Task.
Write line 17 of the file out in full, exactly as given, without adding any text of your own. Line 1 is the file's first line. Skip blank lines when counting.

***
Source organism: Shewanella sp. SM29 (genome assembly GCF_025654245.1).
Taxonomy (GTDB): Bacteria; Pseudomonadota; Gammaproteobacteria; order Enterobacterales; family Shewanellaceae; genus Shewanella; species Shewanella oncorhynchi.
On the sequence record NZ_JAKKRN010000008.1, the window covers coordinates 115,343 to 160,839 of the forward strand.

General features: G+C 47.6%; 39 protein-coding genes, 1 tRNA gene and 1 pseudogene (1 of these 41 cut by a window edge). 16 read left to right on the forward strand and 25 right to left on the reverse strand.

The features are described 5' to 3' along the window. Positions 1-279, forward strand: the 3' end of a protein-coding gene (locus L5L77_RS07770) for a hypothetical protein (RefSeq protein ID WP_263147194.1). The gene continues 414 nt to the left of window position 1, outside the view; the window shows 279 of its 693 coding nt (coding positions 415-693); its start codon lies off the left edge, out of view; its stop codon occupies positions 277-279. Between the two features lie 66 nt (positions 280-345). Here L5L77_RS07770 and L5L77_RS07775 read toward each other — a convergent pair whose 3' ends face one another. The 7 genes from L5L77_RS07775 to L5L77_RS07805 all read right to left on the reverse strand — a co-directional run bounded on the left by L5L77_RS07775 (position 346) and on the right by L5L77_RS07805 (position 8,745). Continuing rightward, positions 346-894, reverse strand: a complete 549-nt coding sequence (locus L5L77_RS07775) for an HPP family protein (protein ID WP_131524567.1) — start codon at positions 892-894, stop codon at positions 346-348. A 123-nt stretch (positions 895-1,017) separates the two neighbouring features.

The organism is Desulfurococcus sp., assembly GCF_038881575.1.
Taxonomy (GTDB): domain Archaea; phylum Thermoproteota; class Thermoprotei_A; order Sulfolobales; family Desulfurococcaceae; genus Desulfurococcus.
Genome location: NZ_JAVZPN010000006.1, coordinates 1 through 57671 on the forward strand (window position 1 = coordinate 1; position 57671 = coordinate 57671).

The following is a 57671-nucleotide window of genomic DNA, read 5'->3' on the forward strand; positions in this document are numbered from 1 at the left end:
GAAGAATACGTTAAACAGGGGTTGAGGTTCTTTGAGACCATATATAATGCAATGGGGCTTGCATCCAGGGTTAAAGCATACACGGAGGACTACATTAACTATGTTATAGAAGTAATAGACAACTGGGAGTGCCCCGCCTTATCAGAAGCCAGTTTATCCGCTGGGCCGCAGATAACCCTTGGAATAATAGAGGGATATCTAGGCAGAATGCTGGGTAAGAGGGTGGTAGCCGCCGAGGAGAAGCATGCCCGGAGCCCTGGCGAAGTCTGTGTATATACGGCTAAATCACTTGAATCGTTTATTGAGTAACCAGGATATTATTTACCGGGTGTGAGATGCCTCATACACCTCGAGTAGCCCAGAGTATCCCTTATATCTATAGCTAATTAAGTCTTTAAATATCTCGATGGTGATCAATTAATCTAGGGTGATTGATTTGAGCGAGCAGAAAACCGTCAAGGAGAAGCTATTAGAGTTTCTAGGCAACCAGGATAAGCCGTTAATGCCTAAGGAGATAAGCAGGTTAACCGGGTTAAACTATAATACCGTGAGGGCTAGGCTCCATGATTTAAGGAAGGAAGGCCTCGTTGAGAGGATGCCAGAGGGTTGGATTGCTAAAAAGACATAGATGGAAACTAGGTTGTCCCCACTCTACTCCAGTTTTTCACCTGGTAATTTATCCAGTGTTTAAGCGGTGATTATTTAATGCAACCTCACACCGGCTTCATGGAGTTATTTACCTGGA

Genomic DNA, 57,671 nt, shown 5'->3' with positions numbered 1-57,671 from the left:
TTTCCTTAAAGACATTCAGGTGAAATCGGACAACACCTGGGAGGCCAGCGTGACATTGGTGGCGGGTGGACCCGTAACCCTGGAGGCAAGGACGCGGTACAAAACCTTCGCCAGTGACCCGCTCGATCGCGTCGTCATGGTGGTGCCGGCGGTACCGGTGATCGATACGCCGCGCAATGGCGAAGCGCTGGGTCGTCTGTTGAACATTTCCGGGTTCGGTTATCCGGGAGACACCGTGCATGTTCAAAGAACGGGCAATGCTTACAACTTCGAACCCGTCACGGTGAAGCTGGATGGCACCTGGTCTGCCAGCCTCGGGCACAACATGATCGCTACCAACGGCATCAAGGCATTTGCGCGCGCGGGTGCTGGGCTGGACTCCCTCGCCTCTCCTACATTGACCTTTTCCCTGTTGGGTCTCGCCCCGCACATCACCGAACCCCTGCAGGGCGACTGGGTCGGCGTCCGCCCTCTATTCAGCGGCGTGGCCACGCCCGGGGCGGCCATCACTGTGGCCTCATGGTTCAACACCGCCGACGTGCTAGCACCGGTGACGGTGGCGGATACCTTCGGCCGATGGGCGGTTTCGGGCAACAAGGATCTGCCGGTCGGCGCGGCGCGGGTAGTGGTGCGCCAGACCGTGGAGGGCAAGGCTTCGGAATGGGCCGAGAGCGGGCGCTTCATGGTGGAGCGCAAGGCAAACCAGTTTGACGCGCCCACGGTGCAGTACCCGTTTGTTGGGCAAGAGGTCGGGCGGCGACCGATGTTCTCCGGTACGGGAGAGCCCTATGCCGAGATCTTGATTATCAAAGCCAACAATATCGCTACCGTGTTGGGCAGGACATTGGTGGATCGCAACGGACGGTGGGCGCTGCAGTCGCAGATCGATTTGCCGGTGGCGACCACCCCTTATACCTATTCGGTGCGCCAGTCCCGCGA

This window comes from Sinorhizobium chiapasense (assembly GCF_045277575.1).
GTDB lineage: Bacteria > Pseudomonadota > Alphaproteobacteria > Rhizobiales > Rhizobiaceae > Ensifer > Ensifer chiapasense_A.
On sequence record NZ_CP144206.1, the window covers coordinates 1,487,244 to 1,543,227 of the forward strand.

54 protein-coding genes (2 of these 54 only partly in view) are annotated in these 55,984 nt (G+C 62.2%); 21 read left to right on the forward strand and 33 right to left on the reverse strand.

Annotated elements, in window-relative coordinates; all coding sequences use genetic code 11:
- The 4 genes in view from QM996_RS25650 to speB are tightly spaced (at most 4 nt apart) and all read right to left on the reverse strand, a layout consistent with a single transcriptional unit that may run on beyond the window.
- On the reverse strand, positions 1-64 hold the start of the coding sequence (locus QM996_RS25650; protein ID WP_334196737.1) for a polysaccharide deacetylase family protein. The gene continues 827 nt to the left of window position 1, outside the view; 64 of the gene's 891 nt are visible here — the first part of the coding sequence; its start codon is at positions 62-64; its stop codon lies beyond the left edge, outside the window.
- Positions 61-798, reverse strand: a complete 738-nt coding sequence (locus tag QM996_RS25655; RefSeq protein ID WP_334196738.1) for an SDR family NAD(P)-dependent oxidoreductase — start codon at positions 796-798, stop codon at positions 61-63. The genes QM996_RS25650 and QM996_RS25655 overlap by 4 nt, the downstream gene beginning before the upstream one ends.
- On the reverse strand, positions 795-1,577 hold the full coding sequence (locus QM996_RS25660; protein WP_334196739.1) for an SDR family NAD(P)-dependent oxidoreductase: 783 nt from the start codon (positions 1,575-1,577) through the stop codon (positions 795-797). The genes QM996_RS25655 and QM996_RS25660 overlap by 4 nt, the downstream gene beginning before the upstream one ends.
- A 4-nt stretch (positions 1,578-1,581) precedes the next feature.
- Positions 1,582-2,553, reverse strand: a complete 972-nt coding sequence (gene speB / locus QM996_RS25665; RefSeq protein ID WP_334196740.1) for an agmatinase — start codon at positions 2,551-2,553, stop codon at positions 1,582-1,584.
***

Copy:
Annotated elements, in window-relative coordinates; all coding sequences use genetic code 11: